SIFF 2017: Beach Rats (Eliza Hittman, 2017)

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Note: as this film is under embargo until its release in the Seattle area, here are exactly 75 words.

Abstracted images of abs and biceps open Beach Rats, appearing to the flashbulb rhythm of iPhone selfies. The body is Frankie’s, a closeted teenager whose father dies outside his bedroom while his attraction to virile middle-aged men awakens. Director Eliza Hittman mingles thanatos and eros, ethnography and moralism unproductively, aiming for balance but arriving at regressive parallelism. Beach Rats instructs Frankie about the dangers of living in the middle. Hittman should take her own advice.

SIFF 2017: Finding Kukan (Robin Lung, 2016)

Li Ling-Ai and Rey Scott

Finding Kukan, a feature film debut from Robin Lung, is a documentary that tells the story of one of the first documentaries to win an Academy Award, Kukan: The Battle Cry of China (1941). Positioned in China and operating from a Chinese perspective, a perspective unknown to most white Americans at the time, Kukan aimed at documenting the Chinese experience of World War II and was noted on its initial release for its stunning ground level footage of the devastating bombing of Chungking (now Chongqing). Photojournalist Rey Scott received the Oscar for the film -“For his extraordinary achievement in producing Kukan, the film record of China’s struggle, including its photography with a 16mm camera under the most difficult and dangerous conditions” – but Lung, as she tells us in her documentary, discovered another person central to the creation of Kukan, a person who had gone essentially overlooked: a Chinese-American woman named Li Ling-Ai.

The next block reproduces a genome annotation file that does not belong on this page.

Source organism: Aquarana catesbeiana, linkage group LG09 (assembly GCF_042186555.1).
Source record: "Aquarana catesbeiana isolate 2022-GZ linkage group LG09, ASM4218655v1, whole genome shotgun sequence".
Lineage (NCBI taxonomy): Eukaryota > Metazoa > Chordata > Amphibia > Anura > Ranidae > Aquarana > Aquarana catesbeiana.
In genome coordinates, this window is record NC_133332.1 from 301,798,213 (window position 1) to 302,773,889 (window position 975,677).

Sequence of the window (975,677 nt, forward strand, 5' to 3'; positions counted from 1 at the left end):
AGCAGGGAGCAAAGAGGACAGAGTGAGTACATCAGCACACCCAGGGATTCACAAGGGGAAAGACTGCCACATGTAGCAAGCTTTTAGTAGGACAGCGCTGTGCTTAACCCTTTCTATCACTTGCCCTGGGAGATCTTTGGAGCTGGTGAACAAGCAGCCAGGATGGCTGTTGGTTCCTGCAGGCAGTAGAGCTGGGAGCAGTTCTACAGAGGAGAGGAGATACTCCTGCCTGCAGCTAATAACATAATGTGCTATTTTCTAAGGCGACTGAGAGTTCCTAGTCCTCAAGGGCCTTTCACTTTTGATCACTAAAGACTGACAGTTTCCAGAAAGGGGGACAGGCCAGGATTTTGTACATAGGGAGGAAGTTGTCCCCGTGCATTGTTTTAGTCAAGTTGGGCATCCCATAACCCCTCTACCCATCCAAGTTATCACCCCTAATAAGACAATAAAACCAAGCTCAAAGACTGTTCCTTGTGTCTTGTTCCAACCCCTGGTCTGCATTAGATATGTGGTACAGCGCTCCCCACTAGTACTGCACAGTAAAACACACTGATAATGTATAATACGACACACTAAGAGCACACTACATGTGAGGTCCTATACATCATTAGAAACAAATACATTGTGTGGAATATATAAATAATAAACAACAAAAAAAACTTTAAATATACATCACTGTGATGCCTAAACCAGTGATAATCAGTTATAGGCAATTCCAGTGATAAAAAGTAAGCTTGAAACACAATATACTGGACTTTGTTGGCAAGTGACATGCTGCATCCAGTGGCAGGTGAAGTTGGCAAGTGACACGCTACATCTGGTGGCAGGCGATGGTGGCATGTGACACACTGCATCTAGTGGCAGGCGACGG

Li Ling-Ai is credited only as “technical advisor” to Kukan, but, as Lung discovers from a 1993 TV interview, Li Ling-Ai seemed to regard the film as her own, a story she herself, not Rey Scott, needed to tell: “I wanted to tell the story of China, the battle cry of the people of China, heroic under suffering.” It’s a curious way to speak about a film for which one is only “technical advisor.” Was she, in fact, more than the technical advisor?

For Lung, the mystery of Li Ling-Ai’s involvement demanded solving, and it set her on what would be a seven year journey. The content of Kukan, Lung quickly found, too, promised to be, in itself, extraordinary, and its print history made the content all the more tantalizing, for, as documentary curator Ed Carter notes, it is the only academy award winning documentary without an extant print. Consequently, Lung’s film and the search her film documents is guided by two questions: 1) who is Li Ling-Ai and why is she so little known, and 2) is there, in fact, some surviving print of Kukan yet to be discovered that might be restored and shown to the world?   Continue reading

SIFF 2017: By the Time It Gets Dark (Anocha Suwichakornpong, 2016)

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Note: as this film is under embargo until its release in the Seattle area, here are exactly 75 words.

Boundaries are under attack in Anocha Suwichakornpong’s Thailand. The 1976 Thammasat University massacre infiltrates past and present, people and personhood, eating away at the tissue that divides. What’s left over is anyone’s guess: By the Time It Gets Dark shape-shifts into a unclassifiable design, the root contagion ultimately wreaking havoc beyond Suwichakornpong’s control. A kaleidoscopic final shot throws acid, though it seems that the film might spore on, finding forms both banal and beautiful forever.

SIFF 2017: Chronicles of Hari ( Ananya Kasaravalli, 2016)